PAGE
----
The project used data-centric resources to help us understand hidden fact-based stories about Austin’s commuting characteristics. Some of the most significant restraints of the project are the lack of data resources, and data found not supporting the hypothesis, no data relationship, or ambiguous problems. 
     After combining a variety of open data sources from the UScensus, Zipatlas, the City of Austin’s (COA’s) open data, and the Bike Master Plan, the story reveals complex problems about public usability & public accessibility of Austin bike commuters. It also poses some questions if the COA’s policy decision is made based on data since data not only reflects local livability and cultures, it also reveals Austinites’ struggles in their home city driven by innovation.
     Although data can identify the problems and users’ behavioral patterns, impactful solutions must be user-centered by not only supporting found data but responding to the needs of the community. Upon completion, the project must answer two questions: 
1. If community members have more access to public transportation and bike facility such as bike lanes, shower stations, bike maintenance stations, would they rethink about their commuting habits, from driving to cycling & using public transportation? Will that reduce traffic congestion in Austin?
2. How might we determine which communities need bike facility and public transit so that we can give them accessibility & encourage people to bike more?
DATA STORY
Within the past 7 years, there were almost 92,000 people have moved to Austin, adding more traffic to the morning commute. 
The number of cars on the road increased by 18.4% since 2009. In 2016, there were around 400K cars on the road per daily commute.
The number of bike commuters stays the same since 2009, which is around 1.4%. Also, fewer people prefer using use public transportation (decreased 1.2%)​​​​​​​
Time commuting has shifted from 10–24 mins to half to an hour one-way alone. The worst congestion happens in the morning from 7 am–10 am. Traffic congestion usually lasts 2.5 to 3.5 hours.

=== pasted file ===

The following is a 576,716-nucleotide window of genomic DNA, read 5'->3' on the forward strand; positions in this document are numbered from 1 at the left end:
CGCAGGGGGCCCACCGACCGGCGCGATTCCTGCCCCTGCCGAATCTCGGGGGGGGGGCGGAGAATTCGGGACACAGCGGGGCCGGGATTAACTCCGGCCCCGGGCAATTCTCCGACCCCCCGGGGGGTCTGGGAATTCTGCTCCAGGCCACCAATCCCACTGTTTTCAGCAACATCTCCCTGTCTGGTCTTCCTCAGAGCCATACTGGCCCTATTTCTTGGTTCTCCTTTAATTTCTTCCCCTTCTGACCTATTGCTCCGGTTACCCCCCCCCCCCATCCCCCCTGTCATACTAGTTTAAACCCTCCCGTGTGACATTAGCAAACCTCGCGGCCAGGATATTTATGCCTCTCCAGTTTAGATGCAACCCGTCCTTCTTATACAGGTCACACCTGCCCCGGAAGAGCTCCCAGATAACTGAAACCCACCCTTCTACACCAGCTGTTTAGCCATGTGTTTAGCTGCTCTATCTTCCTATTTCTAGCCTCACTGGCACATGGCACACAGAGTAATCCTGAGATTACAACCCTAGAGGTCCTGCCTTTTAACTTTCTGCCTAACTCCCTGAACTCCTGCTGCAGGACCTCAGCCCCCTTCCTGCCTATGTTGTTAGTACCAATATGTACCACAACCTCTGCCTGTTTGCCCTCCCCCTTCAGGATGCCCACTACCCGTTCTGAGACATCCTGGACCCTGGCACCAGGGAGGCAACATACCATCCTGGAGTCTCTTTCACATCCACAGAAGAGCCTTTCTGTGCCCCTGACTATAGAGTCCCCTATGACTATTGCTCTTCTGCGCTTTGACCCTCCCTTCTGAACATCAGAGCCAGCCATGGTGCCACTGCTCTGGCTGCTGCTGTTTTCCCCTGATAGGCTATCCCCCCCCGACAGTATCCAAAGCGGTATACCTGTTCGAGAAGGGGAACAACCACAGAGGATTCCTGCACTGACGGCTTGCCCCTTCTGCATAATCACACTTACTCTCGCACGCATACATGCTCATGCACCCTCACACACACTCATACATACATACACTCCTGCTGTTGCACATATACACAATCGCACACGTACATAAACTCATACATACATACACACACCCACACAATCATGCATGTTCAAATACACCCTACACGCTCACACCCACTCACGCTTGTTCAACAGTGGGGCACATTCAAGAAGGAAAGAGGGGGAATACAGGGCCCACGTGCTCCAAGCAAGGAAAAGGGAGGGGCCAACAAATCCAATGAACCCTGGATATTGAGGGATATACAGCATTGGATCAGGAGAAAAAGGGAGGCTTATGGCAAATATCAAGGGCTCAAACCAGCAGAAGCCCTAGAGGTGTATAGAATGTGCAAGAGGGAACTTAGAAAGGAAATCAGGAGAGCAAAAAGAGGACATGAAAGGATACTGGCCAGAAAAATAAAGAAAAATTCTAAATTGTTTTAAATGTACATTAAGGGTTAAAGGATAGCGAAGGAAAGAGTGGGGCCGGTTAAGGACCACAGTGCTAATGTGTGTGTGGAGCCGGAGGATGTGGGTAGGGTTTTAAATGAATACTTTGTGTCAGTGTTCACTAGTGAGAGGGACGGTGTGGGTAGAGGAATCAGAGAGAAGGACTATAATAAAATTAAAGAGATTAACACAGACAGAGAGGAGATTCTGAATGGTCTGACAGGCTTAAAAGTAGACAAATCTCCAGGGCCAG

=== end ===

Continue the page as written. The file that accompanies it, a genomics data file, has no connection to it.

From this fact-based data, we can predict that if there are more and more people move to Austin, traffic will get worse because people prefer to drive their vehicle in steads of biking or using public transportation. According to the City of Austin's Master Bike Plan report, the cost of the congestion would be $8.4 billion in 2026. They are putting $58 million on bike infrastructure, expecting to reduce 20,000 cars from the road.
As a community member, we should raise these questions: 
— Where are these new bike lanes going be? 
— Who wants to use them?
— Who has access to them?​​​​​​​
PUBLIC ACCESSIBILITY
Currently, Austin is ranked #11 for the best biking city in the US. The bike-share system is ranked #3, exceeding above and beyond other cities. Austin has an estimate of more than 2300 bike-share system (before the city launched dockless bikes). They are located near the central area for the majority of users — tourists. 
     Austin bike facility score is ranked #30 with no bike shower and bike maintenance station. The COA's Bike Master Plan reported that as Portland, Oregon added more bike infrastructure, bike commuter has increased enormously. However, will this model will affect Austin commuting characteristics? Will adding more bike lanes ensure the increasing number of bike commuters and reduce traffic? The concern is geographical location. With the summer heat (more than 90 degrees F), bike facilities (shower & maintenance station) is a must.  
Most b-cycle and bus stations are located near the downtown area, in which the majority of users are people who live near central Austin, tourists & visitors.
PUBLIC USABILITY
People in the central and east of Austin who live in (1) average & below-average household income, prefer to use public transportation, walk to work. They are also the people spend less time commuting to work. In comparison to those who live in West Austin, those who have more than 2 vehicles in their household spend more time commuting because they prefer driving their cars. But also, biking or using public transportation isn’t the best option for those who live in this area. It’s not accessible.​​​​​​​​​​​​​​
All of these data pose 2 questions about the relationship between Public Accessibility vs. Public Usability.

You may also like

Back to Top